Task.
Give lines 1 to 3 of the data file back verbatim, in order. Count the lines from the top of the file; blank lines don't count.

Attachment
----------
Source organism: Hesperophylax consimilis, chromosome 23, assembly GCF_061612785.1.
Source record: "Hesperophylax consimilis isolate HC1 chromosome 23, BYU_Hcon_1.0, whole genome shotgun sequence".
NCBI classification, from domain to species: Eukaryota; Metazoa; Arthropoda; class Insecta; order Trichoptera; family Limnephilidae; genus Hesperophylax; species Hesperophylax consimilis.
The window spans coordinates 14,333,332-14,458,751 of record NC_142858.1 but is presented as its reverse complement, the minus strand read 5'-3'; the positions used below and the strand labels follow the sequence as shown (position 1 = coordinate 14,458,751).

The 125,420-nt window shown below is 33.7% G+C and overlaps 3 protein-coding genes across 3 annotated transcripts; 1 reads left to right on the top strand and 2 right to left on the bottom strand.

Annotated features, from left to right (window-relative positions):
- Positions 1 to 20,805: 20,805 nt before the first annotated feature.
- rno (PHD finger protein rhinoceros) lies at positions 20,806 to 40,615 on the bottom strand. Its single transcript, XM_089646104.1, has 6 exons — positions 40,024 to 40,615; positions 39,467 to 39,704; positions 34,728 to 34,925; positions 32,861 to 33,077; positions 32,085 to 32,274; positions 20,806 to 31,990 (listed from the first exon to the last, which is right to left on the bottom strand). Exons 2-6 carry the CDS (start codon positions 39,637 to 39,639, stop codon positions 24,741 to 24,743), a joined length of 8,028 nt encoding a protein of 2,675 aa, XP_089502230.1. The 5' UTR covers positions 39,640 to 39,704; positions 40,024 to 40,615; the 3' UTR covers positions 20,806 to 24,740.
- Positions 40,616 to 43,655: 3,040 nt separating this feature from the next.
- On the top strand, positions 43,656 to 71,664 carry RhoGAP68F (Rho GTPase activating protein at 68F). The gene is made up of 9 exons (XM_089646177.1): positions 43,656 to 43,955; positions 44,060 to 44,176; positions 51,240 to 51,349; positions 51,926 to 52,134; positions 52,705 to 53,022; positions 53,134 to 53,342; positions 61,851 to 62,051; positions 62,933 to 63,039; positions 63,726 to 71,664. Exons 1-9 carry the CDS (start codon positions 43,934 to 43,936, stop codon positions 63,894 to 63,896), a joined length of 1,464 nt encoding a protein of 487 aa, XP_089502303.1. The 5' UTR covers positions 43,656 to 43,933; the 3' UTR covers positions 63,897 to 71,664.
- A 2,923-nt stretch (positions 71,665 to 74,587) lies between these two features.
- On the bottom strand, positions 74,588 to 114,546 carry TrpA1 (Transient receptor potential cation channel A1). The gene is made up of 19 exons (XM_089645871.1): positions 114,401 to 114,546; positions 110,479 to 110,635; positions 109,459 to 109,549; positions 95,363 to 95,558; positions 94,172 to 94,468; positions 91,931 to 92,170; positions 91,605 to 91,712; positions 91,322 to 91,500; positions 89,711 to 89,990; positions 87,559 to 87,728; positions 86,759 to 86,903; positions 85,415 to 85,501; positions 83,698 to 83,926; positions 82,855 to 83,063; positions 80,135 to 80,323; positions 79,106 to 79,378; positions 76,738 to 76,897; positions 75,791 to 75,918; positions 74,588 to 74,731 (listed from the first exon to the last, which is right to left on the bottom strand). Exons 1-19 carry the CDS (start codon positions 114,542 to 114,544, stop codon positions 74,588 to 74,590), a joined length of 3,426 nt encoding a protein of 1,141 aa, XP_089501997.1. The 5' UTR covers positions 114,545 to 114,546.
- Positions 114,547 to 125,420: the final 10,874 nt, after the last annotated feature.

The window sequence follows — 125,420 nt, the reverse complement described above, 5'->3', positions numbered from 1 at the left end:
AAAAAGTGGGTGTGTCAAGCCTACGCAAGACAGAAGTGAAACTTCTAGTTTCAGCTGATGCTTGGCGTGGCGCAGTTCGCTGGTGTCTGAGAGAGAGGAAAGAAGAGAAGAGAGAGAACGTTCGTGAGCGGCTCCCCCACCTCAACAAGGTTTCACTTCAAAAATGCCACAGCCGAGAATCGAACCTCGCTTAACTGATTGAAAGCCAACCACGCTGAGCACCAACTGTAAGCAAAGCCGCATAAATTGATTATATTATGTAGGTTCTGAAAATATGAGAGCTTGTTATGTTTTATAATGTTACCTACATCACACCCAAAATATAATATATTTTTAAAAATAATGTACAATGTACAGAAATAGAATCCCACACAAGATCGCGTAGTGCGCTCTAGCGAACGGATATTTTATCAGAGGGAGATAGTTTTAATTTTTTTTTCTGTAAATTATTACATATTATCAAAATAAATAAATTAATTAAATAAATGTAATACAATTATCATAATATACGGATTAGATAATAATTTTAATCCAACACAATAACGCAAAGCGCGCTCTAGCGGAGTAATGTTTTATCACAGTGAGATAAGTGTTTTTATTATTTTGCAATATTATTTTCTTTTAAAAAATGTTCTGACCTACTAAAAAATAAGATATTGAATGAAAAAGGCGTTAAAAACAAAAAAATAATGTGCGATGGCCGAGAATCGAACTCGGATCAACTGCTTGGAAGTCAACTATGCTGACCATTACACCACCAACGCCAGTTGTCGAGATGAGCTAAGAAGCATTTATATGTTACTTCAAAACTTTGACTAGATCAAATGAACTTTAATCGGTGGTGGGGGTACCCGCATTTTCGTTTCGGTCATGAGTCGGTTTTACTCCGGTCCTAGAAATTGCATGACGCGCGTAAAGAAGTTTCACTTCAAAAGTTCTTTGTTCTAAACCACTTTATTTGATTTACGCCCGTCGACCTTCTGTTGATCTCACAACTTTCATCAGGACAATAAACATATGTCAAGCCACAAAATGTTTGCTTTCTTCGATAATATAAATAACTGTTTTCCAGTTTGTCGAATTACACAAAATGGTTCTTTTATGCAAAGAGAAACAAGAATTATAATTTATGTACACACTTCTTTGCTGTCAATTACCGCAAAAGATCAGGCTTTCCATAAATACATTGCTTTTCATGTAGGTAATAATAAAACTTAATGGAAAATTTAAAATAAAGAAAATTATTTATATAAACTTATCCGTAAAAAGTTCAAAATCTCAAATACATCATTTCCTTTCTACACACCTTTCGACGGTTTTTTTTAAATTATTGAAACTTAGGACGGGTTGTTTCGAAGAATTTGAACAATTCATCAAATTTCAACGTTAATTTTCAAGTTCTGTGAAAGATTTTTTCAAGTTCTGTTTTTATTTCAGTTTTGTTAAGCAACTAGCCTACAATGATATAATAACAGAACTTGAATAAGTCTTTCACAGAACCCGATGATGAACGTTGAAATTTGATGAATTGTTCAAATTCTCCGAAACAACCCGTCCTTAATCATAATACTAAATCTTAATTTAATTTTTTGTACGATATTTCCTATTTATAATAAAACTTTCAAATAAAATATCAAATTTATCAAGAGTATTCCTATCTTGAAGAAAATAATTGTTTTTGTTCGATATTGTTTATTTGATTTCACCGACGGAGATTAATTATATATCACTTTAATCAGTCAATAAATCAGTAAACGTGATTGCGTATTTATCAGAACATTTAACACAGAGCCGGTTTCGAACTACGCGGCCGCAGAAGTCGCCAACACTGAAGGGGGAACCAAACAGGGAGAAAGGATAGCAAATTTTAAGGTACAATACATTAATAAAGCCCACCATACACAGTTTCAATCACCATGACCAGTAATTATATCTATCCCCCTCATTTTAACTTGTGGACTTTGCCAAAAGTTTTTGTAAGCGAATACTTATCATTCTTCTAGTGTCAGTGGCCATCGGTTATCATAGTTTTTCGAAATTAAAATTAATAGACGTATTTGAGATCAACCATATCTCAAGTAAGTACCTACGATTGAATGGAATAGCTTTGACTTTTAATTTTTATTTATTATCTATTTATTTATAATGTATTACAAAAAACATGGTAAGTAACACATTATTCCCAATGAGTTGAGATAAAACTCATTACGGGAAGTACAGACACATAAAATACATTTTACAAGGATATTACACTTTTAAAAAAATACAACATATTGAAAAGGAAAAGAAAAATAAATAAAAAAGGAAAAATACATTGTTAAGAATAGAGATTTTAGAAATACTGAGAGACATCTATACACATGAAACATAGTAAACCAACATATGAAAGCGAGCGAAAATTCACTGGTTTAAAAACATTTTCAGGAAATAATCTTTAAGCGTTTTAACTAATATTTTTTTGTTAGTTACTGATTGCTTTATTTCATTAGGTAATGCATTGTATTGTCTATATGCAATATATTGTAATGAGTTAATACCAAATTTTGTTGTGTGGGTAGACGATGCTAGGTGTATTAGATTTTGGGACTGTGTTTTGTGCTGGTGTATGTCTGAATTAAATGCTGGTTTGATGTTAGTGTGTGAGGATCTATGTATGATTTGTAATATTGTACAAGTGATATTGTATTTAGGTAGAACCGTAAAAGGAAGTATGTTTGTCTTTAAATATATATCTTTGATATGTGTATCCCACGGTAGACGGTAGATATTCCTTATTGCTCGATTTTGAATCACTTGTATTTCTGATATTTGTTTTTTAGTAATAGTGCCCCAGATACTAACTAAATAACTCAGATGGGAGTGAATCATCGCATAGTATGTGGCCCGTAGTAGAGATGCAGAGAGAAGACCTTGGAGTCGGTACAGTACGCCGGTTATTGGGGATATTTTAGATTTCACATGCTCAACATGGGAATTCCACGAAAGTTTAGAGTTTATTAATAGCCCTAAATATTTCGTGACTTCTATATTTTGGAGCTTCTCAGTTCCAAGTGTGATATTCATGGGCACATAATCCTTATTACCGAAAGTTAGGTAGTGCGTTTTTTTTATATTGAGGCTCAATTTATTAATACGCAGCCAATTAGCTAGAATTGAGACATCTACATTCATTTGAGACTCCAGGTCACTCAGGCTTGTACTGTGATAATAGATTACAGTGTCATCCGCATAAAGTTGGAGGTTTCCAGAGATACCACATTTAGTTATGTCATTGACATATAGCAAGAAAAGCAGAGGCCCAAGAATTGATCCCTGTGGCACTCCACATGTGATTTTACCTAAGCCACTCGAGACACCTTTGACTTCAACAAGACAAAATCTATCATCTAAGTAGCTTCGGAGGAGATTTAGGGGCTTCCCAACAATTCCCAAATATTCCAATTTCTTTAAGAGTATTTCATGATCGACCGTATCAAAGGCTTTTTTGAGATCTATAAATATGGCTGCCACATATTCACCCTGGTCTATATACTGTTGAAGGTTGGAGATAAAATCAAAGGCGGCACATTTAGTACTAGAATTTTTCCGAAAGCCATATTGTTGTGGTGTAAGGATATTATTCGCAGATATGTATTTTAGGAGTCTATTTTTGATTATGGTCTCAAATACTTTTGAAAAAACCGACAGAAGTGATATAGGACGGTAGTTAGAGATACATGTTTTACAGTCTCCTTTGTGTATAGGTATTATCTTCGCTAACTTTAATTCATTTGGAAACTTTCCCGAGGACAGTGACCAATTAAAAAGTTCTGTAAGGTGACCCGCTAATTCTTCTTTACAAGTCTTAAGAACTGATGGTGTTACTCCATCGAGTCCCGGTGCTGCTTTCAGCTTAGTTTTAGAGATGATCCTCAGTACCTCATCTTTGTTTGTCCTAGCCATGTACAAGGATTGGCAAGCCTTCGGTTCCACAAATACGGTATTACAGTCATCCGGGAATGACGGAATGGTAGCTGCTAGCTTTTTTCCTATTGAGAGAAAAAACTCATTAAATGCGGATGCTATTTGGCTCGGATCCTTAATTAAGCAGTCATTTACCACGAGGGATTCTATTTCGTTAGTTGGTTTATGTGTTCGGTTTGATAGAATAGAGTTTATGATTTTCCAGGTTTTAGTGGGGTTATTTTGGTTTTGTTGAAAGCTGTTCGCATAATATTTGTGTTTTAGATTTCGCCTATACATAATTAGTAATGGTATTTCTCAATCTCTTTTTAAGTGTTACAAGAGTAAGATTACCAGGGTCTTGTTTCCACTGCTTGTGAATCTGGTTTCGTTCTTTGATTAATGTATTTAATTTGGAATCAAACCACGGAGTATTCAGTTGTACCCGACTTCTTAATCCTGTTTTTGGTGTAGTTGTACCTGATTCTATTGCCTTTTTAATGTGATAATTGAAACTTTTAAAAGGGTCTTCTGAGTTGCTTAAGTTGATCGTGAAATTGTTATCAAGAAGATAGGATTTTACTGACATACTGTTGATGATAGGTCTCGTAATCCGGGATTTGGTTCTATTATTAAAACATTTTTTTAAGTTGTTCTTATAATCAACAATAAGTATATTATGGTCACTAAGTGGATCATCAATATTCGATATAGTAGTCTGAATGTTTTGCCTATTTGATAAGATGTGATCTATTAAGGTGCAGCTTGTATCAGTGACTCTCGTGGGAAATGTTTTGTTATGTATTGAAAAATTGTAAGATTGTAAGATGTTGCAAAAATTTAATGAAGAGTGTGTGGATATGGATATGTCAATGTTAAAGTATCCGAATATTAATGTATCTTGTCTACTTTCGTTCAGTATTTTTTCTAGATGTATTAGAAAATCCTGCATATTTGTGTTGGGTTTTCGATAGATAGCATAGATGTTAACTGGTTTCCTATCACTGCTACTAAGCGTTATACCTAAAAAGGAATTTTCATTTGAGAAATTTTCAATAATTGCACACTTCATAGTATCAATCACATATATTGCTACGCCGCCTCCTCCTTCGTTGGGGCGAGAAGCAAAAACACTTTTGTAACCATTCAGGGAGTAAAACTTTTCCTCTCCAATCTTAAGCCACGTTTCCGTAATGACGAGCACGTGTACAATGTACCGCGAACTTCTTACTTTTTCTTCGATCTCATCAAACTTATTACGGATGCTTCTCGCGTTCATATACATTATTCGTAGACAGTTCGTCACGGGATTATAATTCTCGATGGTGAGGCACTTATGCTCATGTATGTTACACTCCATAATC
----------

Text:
Source organism: Hesperophylax consimilis, chromosome 23, assembly GCF_061612785.1.
Source record: "Hesperophylax consimilis isolate HC1 chromosome 23, BYU_Hcon_1.0, whole genome shotgun sequence".
NCBI classification, from domain to species: Eukaryota; Metazoa; Arthropoda; class Insecta; order Trichoptera; family Limnephilidae; genus Hesperophylax; species Hesperophylax consimilis.